Development of a microfluidic lab-on-a-chip platform for breast cancer early diagnosis

Development of a microfluidic lab-on-a-chip platform for breast cancer early
Karl Fleury-Frenette
(University of Liège, Centre Spatial de Liège, Belgium),
Christiane Puettmann and Christoph Stein (RWTH Aachen University, Helmholtz Institute for Biomedical Engineering, Dept. of
Experimental Medicine and Immunotherapy, Aachen, Germany), Liesbet Lagae (IMEC, Leuven, Belgium), Patrick Wagner (Institute for Materials Research IMO, Hasselt University, Diepenbeek, Belgium), Edgar Dahl
and Stefan Garzcyk (Molecular Oncology Group, Institute of Pathology, Medical Faculty of the RWTH Aachen University, Aachen, Germany), Gerard Bos and Evelien Bouwmans (Department of Internal Medicine,
Division of Haematology, Maastricht University Medical Center, Maastricht, the Netherlands), Uwe Schnakenberg and Andreas Buchenauer (Institute of Materials in Electrical Engineering 1, RWTH Aachen
University, Aachen, Germany), Aline Lausberg (University of Liège, GIGA, Liège, Belgium), Joseph Bernier (University of Liège, Centre Spatial de Liège, Belgium)
MicroBioMed is a selected project in the Operational Program INTERREG IV-A Euregio-Meuse-Rhine. The goal is to develop a
network of expertise through the development of a lab-on-chip demonstrator for the immunological detection of breast cancer
(in vitro diagnostics).
Target antigens
Antibodies generation
Potential protein serum
biomarkers were identified
and subsequently validated
by three different steps:
determined in benign and
malignant breast cancer cell
MUC1-based reference assay
Different soluble and membrane-bound breast-cancer
related antigens (BCRA) were used to immunize BALB/c
mice. After sufficient titers were reached, spleens were
removed and used for standard hybridoma technology.
Mucin-1 (MUC1) is a well-known and
highly validated tumor specific antigen
which has been chosen to evaluate the
potential of the different new designs.
Next, expression of candidate genes was measured on
mRNA and protein level using a collection of fresh frozen
breast cancer specimens and healthy breast tissues. For
candidates confirmed as upregulated in breast cancer
tissue, Western Blot analysis and ELISA assays were
performed using human serum samples.
89,5 % Specificity
64,5 % Sensitivity
ROC curve analysis for marker-panel 
Selection 214D4+
After several rounds of screenings, monoclonal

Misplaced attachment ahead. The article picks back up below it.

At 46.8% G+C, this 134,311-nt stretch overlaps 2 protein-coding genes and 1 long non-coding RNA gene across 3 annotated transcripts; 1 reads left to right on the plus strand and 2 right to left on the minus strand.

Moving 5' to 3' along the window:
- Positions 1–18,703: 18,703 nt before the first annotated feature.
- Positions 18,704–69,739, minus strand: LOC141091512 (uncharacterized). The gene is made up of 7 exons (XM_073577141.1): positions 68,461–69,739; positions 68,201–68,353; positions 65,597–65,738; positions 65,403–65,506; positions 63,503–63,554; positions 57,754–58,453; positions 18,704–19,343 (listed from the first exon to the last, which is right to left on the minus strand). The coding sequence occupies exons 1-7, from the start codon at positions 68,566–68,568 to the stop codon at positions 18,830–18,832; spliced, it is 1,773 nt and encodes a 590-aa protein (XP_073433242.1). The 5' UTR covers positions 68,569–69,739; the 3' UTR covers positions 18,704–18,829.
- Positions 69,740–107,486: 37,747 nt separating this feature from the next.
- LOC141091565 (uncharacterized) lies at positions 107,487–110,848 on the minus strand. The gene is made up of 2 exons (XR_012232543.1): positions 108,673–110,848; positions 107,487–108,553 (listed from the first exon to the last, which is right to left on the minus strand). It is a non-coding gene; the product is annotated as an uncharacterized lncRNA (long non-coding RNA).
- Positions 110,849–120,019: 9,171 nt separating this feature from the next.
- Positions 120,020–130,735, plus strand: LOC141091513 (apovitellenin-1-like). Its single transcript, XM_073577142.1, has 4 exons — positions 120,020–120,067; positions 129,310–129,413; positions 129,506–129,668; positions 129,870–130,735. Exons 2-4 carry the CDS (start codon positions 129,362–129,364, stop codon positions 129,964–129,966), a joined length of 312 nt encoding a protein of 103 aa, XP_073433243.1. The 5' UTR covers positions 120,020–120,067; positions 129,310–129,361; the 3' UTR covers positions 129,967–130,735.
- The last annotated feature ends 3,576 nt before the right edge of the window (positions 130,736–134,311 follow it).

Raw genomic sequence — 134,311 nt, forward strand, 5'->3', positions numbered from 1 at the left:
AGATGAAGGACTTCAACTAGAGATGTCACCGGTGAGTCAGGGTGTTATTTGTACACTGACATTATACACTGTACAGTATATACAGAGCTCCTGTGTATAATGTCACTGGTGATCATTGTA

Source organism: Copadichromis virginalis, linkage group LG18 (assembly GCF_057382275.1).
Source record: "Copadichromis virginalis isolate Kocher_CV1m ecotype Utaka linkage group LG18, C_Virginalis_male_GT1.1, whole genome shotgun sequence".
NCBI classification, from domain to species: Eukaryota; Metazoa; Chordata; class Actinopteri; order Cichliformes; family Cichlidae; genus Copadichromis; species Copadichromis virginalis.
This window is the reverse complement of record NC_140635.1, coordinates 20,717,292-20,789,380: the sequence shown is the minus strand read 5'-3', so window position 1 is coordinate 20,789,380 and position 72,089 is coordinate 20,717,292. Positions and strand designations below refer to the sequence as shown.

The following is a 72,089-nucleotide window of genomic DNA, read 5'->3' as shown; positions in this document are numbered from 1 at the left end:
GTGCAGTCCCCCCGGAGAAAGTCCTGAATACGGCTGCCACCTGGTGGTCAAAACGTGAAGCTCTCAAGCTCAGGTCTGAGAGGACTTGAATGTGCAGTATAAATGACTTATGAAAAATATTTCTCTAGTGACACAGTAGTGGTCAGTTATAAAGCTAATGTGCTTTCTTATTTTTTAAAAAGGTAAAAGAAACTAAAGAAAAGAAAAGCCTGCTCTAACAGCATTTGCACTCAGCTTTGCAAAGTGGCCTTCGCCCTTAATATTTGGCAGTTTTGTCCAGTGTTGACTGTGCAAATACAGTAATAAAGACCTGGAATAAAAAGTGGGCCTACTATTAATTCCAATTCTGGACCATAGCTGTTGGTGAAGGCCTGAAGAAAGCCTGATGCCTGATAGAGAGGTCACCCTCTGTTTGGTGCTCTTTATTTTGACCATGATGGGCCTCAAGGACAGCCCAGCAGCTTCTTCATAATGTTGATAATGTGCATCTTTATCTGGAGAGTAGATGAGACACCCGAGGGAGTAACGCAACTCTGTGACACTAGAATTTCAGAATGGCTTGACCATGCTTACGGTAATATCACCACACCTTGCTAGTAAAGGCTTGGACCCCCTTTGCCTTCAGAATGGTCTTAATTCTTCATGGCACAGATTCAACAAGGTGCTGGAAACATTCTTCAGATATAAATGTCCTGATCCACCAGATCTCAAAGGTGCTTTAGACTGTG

antibodies (mAb) were identified and produced. The
different mAbs were tested for their binding to the
corresponding BCRAs and ELISA-based assays were
Surface modification : micropillars
Surface plasmon resonance
Imprinted polymers
Semi-soft PU layer
on Al chip
The silicon micropillar array
works as an autonomous
capillary pump, capable of
transporting a specific
amount of bio-samples into
the sensing area without
T47D breast cancer
detectable at 1 in
1x106 of PBMCs
from a healthy
5E5 +
The performance of a multi-markerpanel was optimised using receiver
operator characteristics (ROC) curve
Selection CD45 -
In parallel, with the use of flow
cytometry, an assay has been
designed which combines two
antibodies against MUC1 (214D4,
unspecific, and 5E5, specific to cancer
Mucin) in order to generate a more
sensitive and specific detection of
cancer cells.
65°c – 12h
Sensor set-up for heat-conduction
measurements (T1 = 37.0°C)
Binding of cells (PBS)
 cell lysis (SDS)  rinsing (PBS)
Impedance spectroscopy
Gold nanoparticles
(AuNPs) on a silicon
array are being used for
a label-free biosensing.
Bound cells block the
thermal current:
heat-transfer resistance
Rth increases, T2 will
Patent application: WO2012/076349A1
Reference: Kasper Eersels et al., ACS Applied Materials and Interfaces 5, 7258 – 7267 (2013).
Surface acoustic wave
A surface acoustic wave chip was produced using a
piezoelectric substrate and lithographically structured
gold electrodes.
Tests were performed
with anti-MUC1
antibody (214D4):
Successful Anti-MUC1 antibody coupling on gold surface
(monitored by SPR) via mixed “COOH” and “OH” SAM
Impedance change measured
at 1.6 kHz (colavent binding in
red and non-covalent in blue)
When a probe (e.g. proteins) is being deposited, the
change in the frequency of the acoustic waves can be
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